Monthly Archives: December 2017

Bitcoin and Cryptocurrency in Divorce Proceedings

This interesting article looks at some of the implications of Bitcoin and blockchain technology on divorce law.Bitcoin has burst into public consciousness in the past few weeks as values have shot past £10,000 per Bitcoin. There are now in excess of 3m Bitcoin owners and many long-term investors may find themselves unexpectedly well off.Bitcoin, and cryptocurrencies generally, can cause huge problems in divorce proceedings. The decentralised and anonymised nature of blockchain records makes it very difficult to identify whether and how much of a digital currency a spouse might own unless you can track the original purchase through an exchange. The issue is further complicated by the fact that few lawyers, and fewer judges, really have any handle on what cryptocurrencies even are.On that front we are delighted that Nigel Brahams, one of the country’s leading blockchain lawyers, joined Collyer Bristow last week as a partner in our our Corporate and Commercial team. Not only is this obviously great news for our existing Fintech and commercial clients, but on the family law front it ensures we are able to remain at the forefront of dealing with complex and high-value divorce work, whatever assets those might involve.

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Socialite Tara Palmer-Tomkinson left her fortune to children she never had

In a Will signed some 13 years before her death, socialite Tara Palmer-Tomkinson left her £2.3m fortune to children she never had.Miss Palmer-Tomkinson died childless at the age of 45 in February 2016.It is a case which again highlights the importance of continually keeping your Will under review. 

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Worker entitled to backdated holiday pay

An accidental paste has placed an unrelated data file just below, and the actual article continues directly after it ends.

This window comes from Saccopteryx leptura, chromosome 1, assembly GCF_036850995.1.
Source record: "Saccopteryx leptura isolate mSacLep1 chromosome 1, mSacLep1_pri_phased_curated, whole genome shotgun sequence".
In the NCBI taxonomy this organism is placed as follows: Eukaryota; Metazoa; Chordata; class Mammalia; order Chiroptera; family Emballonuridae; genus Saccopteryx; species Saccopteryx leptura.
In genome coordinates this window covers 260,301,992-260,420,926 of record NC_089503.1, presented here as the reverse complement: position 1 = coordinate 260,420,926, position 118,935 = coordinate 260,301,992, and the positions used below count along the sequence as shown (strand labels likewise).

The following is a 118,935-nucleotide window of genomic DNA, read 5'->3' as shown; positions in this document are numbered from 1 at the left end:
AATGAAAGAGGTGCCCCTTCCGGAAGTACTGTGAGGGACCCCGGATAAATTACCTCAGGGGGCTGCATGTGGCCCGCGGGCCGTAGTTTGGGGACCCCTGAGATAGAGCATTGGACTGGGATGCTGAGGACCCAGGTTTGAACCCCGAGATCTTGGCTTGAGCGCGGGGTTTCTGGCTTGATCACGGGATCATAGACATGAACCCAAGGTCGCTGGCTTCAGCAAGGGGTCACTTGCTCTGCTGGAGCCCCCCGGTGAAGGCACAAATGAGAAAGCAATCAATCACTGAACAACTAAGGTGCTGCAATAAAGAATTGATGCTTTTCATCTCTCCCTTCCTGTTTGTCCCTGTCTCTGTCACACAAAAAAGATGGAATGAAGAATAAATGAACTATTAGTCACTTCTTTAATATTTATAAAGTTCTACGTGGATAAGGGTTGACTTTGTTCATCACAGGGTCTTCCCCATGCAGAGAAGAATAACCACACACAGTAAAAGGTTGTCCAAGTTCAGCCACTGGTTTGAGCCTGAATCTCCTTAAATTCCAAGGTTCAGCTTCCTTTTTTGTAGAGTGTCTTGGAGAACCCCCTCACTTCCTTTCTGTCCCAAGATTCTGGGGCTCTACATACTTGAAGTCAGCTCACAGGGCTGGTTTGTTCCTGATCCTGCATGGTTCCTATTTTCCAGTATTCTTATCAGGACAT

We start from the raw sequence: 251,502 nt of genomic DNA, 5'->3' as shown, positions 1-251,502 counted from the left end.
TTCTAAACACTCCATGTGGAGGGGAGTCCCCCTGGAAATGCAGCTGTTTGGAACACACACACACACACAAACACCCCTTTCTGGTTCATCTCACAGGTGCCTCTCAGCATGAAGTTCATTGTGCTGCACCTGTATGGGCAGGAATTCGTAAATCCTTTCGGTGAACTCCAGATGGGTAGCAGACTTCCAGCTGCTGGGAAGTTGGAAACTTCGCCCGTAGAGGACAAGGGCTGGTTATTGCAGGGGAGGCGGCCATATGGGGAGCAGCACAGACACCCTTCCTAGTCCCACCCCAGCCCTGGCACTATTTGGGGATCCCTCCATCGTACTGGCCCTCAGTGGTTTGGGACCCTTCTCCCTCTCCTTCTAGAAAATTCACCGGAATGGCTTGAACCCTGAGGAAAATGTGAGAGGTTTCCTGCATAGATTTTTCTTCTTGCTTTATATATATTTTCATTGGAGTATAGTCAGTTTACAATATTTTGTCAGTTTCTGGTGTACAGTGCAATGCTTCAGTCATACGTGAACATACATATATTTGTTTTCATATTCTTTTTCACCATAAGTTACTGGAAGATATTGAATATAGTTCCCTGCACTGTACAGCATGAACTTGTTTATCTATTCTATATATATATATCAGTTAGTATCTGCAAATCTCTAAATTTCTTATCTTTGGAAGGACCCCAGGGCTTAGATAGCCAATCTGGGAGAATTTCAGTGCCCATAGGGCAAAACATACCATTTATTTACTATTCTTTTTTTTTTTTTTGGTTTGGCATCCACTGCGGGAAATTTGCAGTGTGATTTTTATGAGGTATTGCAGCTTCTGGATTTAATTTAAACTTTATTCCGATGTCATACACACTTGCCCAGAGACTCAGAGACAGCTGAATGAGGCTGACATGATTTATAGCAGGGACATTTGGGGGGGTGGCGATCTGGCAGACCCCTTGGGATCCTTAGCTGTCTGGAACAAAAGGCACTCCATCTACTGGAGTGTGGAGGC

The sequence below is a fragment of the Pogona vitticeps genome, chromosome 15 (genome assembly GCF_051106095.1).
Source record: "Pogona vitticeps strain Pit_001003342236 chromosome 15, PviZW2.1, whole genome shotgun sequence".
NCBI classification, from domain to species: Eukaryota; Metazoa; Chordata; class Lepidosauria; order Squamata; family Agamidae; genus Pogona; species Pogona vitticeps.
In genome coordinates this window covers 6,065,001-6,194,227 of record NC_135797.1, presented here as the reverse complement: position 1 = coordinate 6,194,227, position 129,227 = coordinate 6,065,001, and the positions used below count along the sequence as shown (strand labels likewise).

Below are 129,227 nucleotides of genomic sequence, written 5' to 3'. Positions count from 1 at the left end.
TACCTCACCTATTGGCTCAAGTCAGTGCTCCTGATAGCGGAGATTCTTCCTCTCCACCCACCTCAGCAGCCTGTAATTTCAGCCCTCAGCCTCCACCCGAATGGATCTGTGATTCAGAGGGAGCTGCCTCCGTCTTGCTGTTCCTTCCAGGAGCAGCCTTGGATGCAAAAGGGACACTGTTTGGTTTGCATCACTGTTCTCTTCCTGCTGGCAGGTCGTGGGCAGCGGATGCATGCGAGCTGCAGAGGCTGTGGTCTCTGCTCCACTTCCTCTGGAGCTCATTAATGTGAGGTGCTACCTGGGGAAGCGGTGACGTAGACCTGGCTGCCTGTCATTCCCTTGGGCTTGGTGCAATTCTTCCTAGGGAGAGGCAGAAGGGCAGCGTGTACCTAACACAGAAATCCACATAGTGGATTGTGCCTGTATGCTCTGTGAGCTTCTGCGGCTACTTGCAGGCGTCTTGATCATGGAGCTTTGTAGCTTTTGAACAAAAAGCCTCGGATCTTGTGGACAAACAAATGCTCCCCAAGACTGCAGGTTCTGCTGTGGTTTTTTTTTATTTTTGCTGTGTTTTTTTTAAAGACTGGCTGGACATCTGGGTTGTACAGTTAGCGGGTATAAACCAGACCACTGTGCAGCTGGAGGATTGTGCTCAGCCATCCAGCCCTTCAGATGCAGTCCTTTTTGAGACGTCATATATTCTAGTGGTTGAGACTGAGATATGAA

Two of the hottest topics in employment law recently have been worker status and holiday pay. There have been cases on whether Uber drivers, and others working in the “gig economy”, should be treated as workers rather than self-employed contractors, and therefore be entitled to benefits including holiday pay.  And there has also been a series of cases about how holiday pay should be calculated, and that it should include elements such as commission as well as basic salary.  These two topics have come together in an important decision from the European Court of Justice.  Mr King worked for The Sash Window Workshop and was engaged (by his own choice) as a self-employed contractor.  As such he did not get paid holiday.  However, after he left the company, he brought a claim in respect of holiday pay that he says he should have received.  The UK Employment Tribunal held that Mr King was in fact a worker rather than self-employed.  Therefore he should have been entitled to paid holiday.  Normally, employees have to take holiday in the relevant holiday year, or lose it, so a claim would be limited.  But in this case, the ECJ held that Mr King should be entitled to claim backdated holiday pay not just for the previous holiday year, but stretching right back to when he started working for the company.  This meant that the liability added up to a very considerable sum. The case will now be sent back to the UK Court of Appeal, but it is likely that it will follow this decision from the ECJ.  Companies that use a lot of self-employed contractors need to be aware that this status is being subject to scrutiny more and more often.  The potential bill for making the wrong decision on worker status is set to become a lot more expensive.  

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